Kwayas, Kandas, Kiosks (Barz)
|Kwayas, Kandas, and Kiosks in
Kwaya Ya Upendo and the
Performance of Community
|Beyond the surface, aural performance of
kwayas, kandas, and the kiosks that sell them lies a
deeper, perhaps more intriguing level of performance: the
everyday performance of those communities that use kandas
and the emerging popular kwaya music to proclaim their
In the following brief section, with a series of photographs, audio examples, and recollections, I draw on my field research singing with a Tanzanian kwaya to tell a story of a performance event in which Kwaya ya Upendo asserts itself as a meta-community, that is a community expected to provide the structure, the larger framework for an event. The particular performance I follow is the wedding of a mwanakwaya, illustrating one specific way Kwaya ya Upendo musically forms, re-forms, and performs community.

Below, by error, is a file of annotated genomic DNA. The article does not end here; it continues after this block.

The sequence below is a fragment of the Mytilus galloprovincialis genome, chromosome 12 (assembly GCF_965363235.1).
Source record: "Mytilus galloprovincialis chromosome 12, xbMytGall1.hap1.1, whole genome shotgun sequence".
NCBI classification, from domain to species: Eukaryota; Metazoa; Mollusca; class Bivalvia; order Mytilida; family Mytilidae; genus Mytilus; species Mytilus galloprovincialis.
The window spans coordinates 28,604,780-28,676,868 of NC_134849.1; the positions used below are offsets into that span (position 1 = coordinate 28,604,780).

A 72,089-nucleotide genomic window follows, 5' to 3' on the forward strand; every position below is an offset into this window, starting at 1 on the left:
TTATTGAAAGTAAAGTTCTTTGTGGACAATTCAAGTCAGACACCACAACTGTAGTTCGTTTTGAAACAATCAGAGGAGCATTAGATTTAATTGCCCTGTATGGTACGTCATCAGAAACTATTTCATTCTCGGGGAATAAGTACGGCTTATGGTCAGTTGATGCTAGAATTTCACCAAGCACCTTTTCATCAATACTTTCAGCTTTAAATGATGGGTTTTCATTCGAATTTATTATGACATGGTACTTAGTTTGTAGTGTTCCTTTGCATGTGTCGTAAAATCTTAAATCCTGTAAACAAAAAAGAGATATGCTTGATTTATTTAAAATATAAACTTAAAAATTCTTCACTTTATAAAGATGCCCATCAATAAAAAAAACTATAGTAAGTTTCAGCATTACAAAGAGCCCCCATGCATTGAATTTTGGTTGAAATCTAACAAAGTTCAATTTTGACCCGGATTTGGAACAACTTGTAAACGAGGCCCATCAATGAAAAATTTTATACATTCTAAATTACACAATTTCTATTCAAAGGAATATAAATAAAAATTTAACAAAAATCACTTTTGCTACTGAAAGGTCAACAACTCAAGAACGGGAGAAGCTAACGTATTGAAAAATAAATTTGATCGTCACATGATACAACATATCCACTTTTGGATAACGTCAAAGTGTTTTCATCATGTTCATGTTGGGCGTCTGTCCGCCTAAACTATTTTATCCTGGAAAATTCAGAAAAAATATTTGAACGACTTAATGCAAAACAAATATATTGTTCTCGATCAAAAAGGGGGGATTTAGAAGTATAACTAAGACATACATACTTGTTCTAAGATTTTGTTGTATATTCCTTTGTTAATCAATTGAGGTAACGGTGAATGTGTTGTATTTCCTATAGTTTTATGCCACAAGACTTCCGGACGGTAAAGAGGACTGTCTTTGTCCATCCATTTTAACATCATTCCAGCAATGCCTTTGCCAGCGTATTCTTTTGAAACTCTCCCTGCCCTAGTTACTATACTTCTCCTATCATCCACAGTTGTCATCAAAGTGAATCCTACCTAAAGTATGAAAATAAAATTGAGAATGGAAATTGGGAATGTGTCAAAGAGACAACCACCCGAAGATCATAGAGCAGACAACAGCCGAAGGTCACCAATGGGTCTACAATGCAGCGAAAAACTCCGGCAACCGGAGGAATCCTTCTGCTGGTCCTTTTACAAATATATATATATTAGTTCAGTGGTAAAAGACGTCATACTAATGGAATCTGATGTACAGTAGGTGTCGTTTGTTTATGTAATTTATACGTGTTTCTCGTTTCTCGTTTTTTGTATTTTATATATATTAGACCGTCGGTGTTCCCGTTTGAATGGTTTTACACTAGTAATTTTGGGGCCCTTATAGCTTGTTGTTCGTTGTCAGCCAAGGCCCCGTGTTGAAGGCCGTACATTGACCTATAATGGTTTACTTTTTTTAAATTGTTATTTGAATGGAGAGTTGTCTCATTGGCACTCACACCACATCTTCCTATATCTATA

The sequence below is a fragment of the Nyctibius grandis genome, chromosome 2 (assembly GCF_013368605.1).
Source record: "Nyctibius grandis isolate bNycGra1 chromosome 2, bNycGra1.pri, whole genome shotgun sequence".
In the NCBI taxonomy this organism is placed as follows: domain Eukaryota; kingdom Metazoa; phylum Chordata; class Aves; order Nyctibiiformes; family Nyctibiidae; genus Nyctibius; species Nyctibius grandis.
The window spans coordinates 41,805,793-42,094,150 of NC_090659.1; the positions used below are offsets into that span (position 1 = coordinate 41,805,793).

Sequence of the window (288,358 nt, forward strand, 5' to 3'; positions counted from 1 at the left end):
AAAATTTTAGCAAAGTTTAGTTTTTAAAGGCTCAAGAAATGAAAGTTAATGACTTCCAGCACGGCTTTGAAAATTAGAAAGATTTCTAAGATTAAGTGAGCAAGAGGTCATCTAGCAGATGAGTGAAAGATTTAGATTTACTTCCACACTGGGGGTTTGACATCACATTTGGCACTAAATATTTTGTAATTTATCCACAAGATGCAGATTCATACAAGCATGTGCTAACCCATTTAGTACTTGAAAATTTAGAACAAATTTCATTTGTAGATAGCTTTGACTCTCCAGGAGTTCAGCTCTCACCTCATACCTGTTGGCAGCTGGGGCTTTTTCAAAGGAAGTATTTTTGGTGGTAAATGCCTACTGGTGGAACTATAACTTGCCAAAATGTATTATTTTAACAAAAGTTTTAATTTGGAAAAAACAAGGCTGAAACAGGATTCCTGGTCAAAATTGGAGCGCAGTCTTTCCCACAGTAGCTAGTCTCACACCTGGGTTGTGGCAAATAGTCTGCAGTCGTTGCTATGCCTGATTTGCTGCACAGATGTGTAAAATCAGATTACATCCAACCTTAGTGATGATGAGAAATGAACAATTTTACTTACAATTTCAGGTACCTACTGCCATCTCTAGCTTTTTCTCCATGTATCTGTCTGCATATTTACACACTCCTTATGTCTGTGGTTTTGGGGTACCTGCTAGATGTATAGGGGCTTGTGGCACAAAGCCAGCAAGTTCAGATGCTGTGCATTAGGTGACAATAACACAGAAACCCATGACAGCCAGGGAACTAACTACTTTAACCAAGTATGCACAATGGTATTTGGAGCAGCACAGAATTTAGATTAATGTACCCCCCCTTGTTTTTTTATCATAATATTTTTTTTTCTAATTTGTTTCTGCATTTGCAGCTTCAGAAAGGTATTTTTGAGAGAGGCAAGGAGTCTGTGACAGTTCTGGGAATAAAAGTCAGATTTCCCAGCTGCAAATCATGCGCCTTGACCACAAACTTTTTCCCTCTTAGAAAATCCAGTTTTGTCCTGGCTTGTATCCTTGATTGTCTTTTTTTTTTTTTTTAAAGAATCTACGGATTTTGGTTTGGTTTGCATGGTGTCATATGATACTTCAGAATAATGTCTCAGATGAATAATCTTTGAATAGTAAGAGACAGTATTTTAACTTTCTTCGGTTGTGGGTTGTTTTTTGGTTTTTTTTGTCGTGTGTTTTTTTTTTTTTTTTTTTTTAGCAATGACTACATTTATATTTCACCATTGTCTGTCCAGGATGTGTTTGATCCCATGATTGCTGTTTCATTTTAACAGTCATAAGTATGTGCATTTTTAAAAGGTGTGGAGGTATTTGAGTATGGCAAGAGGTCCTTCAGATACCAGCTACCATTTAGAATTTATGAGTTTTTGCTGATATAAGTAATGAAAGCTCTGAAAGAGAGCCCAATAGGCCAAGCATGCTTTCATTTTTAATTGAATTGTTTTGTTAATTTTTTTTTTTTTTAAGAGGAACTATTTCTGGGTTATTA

The front entrance to Azania Front Lutheran Cathedral along the harbor front in downtown Dar Es Salaam. Azania Front was at one time the centerpiece of the original nineteenth-century German mission center. It is now the cathedral for the diocese.